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Screening Room: Akira Kurosawa centenary screenings at Egyptian Theatre

"Recent Popular Cinema of Mainland China" at UCLA; "What's Opera, Doc? Animation and Classical Music" at AMPAS; Aero tributes to Peter Weller, Lorenzo Semple Jr.; LACMA screens Nicholas Musuraca

May 13, 2010|By Susan King, Los Angeles Times

Akira Kurosawa, the undeniable master of Japanese cinema, directed some of that country's seminal films, including "Throne of Blood" and "Rashomon." The American Cinematheque's Egyptian Theatre and the UCLA Film & Television Archive are celebrating the late filmmaker's centenary beginning Friday with "Ran," his 1985 samurai/Noh theater adaptation of Shakespeare's "King Lear," for which he was nominated for an Oscar for director. The film won an Academy Award for costume design.

His lengthy, brilliant 1954 drama, "The Seven Samurai," starring Takashi Shimura and Kurosawa's frequent collaborator Toshiro Mifune, screens Saturday.

Two more Kurosawa/Mifune collaborations — 1949's "Stray Dog" and 1963's "High and Low" — are scheduled for Sunday. And with those four films under your belt, you might as well catch up to 1970's "Dodes'Ka-Den" and 1955's "I Live in Fear" on Wednesday. The series continues through the following weekend.

Popular in China

Catch up on "Recent Popular Cinema of Mainland China" this weekend at the UCLA Film and Television Archive's Billy Wilder Theater with the 2008 drama "Li Shuangliang," directed by Huo Jianqi. Screenwriter Su Xiaowei will be present at the Friday screening.

Writer-director Han Zhijun and actor Zhao Xiaoyi will attend the screening of their 2006 film, "Two Women in Red Scarves," on Saturday. UCLA alumnus Peter Chan's 2005 musical, "Perhaps Love," screens Sunday.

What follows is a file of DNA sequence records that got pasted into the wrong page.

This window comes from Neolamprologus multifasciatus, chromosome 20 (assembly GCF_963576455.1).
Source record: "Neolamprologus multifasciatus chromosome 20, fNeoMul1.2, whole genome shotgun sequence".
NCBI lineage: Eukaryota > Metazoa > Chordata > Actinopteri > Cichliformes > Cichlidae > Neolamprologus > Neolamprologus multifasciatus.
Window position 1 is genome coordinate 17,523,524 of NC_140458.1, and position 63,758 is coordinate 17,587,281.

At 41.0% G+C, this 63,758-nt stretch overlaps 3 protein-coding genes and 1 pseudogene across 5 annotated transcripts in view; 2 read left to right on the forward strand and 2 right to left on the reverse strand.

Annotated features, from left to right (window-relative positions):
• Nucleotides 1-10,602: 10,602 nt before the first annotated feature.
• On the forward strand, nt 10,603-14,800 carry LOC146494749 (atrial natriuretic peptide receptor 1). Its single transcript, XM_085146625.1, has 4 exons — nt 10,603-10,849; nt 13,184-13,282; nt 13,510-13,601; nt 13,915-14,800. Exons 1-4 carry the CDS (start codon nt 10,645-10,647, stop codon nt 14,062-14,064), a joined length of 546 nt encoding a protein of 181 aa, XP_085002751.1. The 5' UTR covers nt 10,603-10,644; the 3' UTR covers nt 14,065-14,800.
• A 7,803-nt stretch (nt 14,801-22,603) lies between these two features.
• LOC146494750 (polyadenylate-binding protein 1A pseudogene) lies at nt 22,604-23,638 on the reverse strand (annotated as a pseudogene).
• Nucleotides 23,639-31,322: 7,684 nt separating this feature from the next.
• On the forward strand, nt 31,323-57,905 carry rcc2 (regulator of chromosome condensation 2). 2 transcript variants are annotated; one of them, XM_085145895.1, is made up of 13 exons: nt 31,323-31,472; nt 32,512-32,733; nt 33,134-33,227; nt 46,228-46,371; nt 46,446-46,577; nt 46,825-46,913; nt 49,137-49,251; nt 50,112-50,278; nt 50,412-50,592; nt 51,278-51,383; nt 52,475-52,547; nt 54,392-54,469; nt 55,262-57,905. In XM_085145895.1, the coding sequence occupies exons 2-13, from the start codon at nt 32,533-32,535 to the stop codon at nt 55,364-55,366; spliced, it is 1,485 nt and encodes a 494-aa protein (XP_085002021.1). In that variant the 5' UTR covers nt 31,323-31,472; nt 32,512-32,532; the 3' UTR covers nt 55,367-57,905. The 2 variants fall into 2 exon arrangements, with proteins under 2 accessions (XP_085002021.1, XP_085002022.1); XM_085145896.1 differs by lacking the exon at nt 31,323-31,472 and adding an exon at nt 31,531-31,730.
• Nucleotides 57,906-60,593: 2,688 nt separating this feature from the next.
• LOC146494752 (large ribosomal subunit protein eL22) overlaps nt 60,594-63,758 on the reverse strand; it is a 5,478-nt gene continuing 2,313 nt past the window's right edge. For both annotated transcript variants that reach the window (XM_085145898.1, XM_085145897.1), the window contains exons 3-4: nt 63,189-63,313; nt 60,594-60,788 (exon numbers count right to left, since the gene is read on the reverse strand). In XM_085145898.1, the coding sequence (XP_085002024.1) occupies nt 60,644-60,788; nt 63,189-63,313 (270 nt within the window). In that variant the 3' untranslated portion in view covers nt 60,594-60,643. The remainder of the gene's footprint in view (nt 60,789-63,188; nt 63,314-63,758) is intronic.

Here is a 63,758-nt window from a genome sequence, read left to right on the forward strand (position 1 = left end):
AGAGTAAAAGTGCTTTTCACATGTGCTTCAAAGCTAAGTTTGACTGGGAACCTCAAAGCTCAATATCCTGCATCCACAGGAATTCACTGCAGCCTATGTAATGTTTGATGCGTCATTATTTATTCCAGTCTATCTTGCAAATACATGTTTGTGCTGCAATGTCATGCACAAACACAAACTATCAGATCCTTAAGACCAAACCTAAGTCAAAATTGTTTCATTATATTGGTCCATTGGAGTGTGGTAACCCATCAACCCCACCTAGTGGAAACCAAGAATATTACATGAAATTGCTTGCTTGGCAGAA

Classical animation

Oscar-winning composer Michael Giacchino ("Up") will explore the most famous uses of classical music in animation at the Academy of Motion Picture Arts and Science's "What's Opera, Doc? Animation and Classical Music," Friday at the Samuel Goldwyn Theater. Among the shorts to be screened are 1935's "Music Land" and 1950's "The Rabbit of Seville."

Semple screenplays

The Cinematheque's Aero Theatre honors actor Peter Weller on Friday with a screening of his 1987 sci-fi blockbuster "RoboCop," directed by Paul Verhoeven, and the rarely shown 1995 sci-fi thriller "Screamers." Weller will appear between films.

Sunday at the Aero, screenwriter Larry Karaszewski presents award-winning writer Lorenzo Semple Jr. between screenings of two films Semple penned: 1966's "Batman" and 1980's "Flash Gordon." On Wednesday, Karaszewski and Semple return for another double bill: 1971's "The Marriage of a Young Stockbrocker" and the 1968 cult fave "Pretty Poison."

Lens on Musuraca

The Los Angeles County Museum of Art pays homage to noir cinematographer Nicholas Musuraca at the Bing Theater beginning Friday with two juicy Robert Mitchum vehicles, 1947's "Out of the Past" and 1950's "Where Danger Lives."

Musuraca shot several horror films for producer Val Lewton, including two that are screening Saturday: 1942's "Cat People" and 1943's "The Ghost Ship."

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